Aled at the March (2013)
23 x 25 cm
It isn’t often that the military and nature are exhibited side by side, but for Austrailan quilter Lucy Carroll these are both strong themes in her life. Relatively new to quilting, these drastically different topics are both depicted in a painterly way where she hand paints the fabric before piecing it together and quilting it. While the image is often simple the layering and stitching offer depth and texture drawing the viewer in.
What is your background in textiles?
My Mum taught me to sew when I was little, I’ve been playing around with fabric and thread since I was four. I love all forms of hand embroidery, but I found there were more opportunities in quilting.
When did you make your first quilt and what was the theme?
I made my first bed quilt when I was 11, but I only started making art quilts in 2012. My first quilt was called BarkLife, and it’s a quilt inspired by tree bark and the creatures that live on old trees.
Your quilts have a beautiful painterly quality. How do you achieve this?
I use a few different techniques depending on the effect I’m after; I often use acrylic paint watered down which acts like watercolour on the cotton. I always paint before I stitch, I will paint huge pieces of fabric then cut them up and stick them back together using raw edge applique. This lets me use big brushstrokes and I am able to vary the texture I use without having the colours bleed into each other.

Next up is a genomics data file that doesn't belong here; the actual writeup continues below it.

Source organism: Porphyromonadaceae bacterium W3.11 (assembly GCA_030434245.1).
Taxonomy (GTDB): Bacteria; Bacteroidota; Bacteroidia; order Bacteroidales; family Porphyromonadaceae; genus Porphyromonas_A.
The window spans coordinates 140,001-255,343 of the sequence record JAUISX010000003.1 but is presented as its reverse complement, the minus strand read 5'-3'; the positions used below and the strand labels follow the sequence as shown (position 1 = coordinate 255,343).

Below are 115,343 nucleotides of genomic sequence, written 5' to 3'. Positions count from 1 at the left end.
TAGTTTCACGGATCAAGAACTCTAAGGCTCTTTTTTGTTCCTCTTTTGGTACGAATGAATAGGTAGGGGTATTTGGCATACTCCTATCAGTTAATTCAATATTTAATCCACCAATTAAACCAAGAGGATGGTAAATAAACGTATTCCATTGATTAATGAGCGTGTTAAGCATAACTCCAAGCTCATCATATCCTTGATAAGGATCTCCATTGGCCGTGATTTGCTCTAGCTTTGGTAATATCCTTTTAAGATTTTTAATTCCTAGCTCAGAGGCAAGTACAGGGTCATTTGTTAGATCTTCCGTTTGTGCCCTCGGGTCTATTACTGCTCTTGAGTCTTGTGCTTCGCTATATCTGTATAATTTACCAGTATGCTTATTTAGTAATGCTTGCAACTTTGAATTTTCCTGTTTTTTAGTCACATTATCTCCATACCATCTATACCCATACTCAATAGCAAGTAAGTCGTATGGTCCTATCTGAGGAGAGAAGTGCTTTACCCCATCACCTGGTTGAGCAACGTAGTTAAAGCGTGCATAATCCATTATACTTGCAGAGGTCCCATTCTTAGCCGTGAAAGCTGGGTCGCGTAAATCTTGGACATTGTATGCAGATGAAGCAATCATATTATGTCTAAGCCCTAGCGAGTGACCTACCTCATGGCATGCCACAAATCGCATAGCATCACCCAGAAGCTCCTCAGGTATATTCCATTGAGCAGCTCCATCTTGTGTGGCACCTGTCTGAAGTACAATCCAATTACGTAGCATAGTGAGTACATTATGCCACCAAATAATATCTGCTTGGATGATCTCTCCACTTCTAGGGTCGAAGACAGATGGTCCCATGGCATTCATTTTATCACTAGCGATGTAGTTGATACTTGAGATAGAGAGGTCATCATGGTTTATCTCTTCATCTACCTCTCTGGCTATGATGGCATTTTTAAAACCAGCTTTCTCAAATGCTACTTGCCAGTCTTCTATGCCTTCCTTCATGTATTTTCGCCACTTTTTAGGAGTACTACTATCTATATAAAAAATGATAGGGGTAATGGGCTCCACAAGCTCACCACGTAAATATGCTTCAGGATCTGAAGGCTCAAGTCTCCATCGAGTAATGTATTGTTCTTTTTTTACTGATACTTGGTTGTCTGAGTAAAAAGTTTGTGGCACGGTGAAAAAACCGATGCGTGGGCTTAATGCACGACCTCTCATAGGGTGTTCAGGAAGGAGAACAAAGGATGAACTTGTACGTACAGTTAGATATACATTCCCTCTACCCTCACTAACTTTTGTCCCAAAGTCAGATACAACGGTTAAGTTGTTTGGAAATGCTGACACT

Your lines of stitching look like contours on a map. Why do you sew these lines?
I love free motion quilting, it allows me to follow the lines of the quilt and add subtle movement to the panels. I have a fantastic Bernina 720 machine which lets me do precise work on the large quilts; I call what I do echo quilting as I follow the contours of the image.
Can you describe the process of a quilt such as ‘On the Train, Anzac Day 2014,’ ?
For the painted pieces, I start by creating a full scale template from my source image. I do this on the computer, and use a projector to trace the full size version onto brown paper. Once I have a template I can work out roughly how much of each colour fabric I need and I paint each panel individually. To do this I use acrylic paint (archive standard) watered down to the strength I need, and I try to paint all the shades in a colour-way at one time.
When all the panels are painted and dry, I use the template and heat-bonded adhesive to cut out the shapes I require for each layer and then stick it all together like a big puzzle. I make sure everything is stuck down really well then I free motion quilt everything together.
How long does it take to create a quilt?
It varies depending on the size and complexity of the quilt, and I also tend to work quicker with a looming deadline! For example, On The Train took me about six weeks start to finish but I worked solidly on it during that time.
Why did you start working with the Women in Defence theme?
I served in the Royal Australian Air Force before I had my children and I have many friends who are still serving; I wanted to present a different view of what it is like to be a woman in the Military, one which I feel is more accurate.
You seem to have two favourite topics, butterflies and military. Both hugely different themes, is there any link between them, or in the way you approach them?